Fractal Design Node 804 Interior

For aesthetic purposes, Fractal Design enriched the black interior of the Node 804 with white accents. The blades of the cooling fans, the five expansion slot covers, and the HDD drive cages are glossy white, creating a striking but clean contrast with the rest of the case.

The motherboard tray can hold up to Micro-ATX motherboards. Instead of multiple small holes, the motherboard tray has just two openings – a massive opening behind the motherboard for the seamless installation of coolers and another to the right for the cables. Note however that the HDD cages will most likely need to be removed in order to reach the back of a motherboard for the installation of a cooler. The vents at the bottom of the left compartment cannot be used for the installation of fans, but two 2.5"/3.5" drives can be secured there using decoupling rubber rings.

The right compartment of the Node 804 is clean and straightforward, with a slot for the PSU at the lower right corner and two cages for up to eight 3.5" drives. The two white drive cages at the top of the cage are removable and can hold up to four 3.5" drives each. Decoupling rubber rings are used at every screw hole to minimize noisy vibrations. 2.5" devices cannot be installed on those two drive cages (without an adapter), limiting the SSD installation options to either the faceplate or the bottom of the left compartment. We should note that 3.5" drives are installed vertically, which makes cable management a little bit difficult, especially with the right cage that brings the drives very close to the PSU.

Vents, vents and more vents. No matter where you look, almost 85% of the whole chassis' exterior surfaces are vents. There are three 120mm fans in the Node 804, with slots for several more if necessary. Fractal Design also boasts that the Node 804 can hold up to four liquid cooling radiators simultaneously; what kind of systems exactly they assumed that would be installed in this case, we cannot imagine. There is a catch though – there are limitations on what radiators can fit and something needs to be sacrificed for each one of them.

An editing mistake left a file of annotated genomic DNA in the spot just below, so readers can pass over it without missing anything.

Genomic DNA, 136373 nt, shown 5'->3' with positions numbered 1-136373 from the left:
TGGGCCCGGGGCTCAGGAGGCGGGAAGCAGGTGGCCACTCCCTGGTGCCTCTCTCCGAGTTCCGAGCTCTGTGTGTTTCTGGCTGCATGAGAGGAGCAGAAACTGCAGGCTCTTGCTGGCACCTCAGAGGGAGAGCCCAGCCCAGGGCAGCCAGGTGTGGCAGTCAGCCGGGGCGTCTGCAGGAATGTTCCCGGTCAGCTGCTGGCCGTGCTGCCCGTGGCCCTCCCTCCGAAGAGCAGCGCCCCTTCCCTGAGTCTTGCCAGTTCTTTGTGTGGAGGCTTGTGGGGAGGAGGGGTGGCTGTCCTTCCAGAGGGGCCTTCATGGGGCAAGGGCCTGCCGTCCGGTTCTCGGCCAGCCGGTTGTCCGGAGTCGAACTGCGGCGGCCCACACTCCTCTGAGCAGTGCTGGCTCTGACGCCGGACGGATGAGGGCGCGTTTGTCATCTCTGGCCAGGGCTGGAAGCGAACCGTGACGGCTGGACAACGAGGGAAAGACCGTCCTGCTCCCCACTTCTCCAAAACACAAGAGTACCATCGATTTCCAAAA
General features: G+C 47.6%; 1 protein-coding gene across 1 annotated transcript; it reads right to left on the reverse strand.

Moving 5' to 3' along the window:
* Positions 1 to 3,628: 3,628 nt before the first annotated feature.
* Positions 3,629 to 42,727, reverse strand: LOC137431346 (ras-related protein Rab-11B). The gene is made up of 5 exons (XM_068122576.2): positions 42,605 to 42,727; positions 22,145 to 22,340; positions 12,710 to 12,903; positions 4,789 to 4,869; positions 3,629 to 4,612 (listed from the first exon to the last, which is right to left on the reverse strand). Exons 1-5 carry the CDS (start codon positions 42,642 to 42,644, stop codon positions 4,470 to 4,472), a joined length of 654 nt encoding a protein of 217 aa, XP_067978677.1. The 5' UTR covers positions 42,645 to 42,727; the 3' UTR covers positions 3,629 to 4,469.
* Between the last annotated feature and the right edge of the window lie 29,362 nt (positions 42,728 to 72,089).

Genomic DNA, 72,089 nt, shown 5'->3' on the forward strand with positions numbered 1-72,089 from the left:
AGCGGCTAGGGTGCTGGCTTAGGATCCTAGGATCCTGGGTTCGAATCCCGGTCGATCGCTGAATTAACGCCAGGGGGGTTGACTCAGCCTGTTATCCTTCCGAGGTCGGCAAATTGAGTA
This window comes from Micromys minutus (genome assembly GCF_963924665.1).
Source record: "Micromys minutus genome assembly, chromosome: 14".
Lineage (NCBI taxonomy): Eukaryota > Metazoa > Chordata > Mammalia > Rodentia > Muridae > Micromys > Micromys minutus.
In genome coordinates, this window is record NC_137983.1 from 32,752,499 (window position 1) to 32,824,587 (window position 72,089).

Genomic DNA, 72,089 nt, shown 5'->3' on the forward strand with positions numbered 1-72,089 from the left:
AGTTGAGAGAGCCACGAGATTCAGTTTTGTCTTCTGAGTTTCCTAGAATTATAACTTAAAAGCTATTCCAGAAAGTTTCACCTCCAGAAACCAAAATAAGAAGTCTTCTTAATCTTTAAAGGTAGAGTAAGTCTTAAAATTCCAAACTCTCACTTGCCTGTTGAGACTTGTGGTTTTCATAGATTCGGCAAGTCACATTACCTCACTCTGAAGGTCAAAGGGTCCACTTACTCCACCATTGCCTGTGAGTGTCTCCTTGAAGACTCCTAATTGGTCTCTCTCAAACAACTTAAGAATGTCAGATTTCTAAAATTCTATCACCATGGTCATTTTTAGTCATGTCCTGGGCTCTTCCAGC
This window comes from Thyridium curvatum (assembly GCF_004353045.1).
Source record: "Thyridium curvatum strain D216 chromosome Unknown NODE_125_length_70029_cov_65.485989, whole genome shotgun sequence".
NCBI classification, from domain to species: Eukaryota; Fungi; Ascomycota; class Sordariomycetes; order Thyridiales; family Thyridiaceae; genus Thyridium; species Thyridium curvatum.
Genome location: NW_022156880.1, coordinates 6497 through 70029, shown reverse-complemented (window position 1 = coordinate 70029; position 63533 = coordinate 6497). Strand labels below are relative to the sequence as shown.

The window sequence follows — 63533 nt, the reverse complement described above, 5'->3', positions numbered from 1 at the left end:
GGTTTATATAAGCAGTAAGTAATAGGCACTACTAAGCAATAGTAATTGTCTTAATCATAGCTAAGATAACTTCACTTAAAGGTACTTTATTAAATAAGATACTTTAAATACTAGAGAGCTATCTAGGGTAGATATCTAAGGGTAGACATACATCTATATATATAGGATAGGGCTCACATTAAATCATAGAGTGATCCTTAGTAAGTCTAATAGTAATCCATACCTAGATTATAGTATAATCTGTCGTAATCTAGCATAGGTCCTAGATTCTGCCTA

For example, 280mm radiators can only fit at the top of the right chamber, but that requires the removal of the HDD cages. If that happens, only one HDD cage can be relocated to the bottom of the compartment and secured using the straps that normally are for cable management. At the top of the left compartment, only 240mm radiators will fit and they will also limit the height of memory modules to 48mm (and removing/installing RAM will require the removal of the radiator). Installing radiators at the front of the chassis limits the length of the expansion cards and prevents the installation of fans at the first slot of the top panel.

Black cables and parts are easily hidden inside an all-black chassis; therefore, for visual clarity, we are using an AX760i PSU with a red cable pack and white SATA cables for our pictures. Building a system inside the Fractal Design Node 804 is a fairly easy – as long as the system is relatively simple, without too many components. The addition of liquid coolers, too many drives ,and/or dual GPU setups could easily cause a stressful mess of things inside such a small case. Most of the time required to build a system should be for the routing of the cables. There are no sharp and or dangerous points about the Fractal Design Node 804 that we could locate during our experience with it.

As exhibited in the pictures of our test build, all of the cables are routed through the opening near the front of the case. This calls for a bit more careful planning regarding the cables near the bottom of the motherboard, but a few cable ties and patience can work marvels. The CPU 12V cable can go through a small opening at the top left side of the motherboard tray. Graphics cards up to 320mm can fit but cards longer than 280mm will partially block the opening for the cables and restrict the installation of an additional intake fan. Also, remember that CPU coolers taller than 160mm will not fit – and that is just about every top performance air cooler available today.